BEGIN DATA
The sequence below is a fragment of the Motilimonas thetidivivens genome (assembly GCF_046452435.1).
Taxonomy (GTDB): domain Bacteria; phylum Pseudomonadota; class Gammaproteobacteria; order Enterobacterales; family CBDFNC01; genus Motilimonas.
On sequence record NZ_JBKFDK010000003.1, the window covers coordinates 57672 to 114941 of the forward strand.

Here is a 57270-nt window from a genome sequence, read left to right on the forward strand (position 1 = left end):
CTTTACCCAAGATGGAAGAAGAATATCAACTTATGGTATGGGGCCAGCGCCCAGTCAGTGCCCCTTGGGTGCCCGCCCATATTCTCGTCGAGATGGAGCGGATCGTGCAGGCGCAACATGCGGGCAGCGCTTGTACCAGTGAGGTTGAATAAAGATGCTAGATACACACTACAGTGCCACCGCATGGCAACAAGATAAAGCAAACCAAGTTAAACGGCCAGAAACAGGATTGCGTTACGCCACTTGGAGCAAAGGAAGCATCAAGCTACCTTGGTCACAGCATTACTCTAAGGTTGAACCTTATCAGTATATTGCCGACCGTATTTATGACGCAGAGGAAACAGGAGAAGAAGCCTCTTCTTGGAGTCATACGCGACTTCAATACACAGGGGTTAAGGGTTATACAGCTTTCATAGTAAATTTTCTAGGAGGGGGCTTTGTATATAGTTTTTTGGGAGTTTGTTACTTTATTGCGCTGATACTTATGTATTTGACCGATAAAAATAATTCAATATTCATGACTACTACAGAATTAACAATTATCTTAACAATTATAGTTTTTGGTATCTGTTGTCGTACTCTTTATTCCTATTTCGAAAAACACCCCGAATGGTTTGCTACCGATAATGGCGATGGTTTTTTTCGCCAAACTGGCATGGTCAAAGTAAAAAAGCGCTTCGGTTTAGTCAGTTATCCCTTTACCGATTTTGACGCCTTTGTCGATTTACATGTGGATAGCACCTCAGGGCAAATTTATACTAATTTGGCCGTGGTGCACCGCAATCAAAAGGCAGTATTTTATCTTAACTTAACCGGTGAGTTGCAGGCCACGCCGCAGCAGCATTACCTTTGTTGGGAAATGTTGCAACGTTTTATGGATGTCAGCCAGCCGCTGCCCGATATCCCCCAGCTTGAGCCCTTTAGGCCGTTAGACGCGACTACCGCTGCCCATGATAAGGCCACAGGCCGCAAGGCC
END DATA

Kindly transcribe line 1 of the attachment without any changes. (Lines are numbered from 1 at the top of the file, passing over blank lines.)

The sequence below is a fragment of the Motilimonas thetidivivens genome (assembly GCF_046452435.1).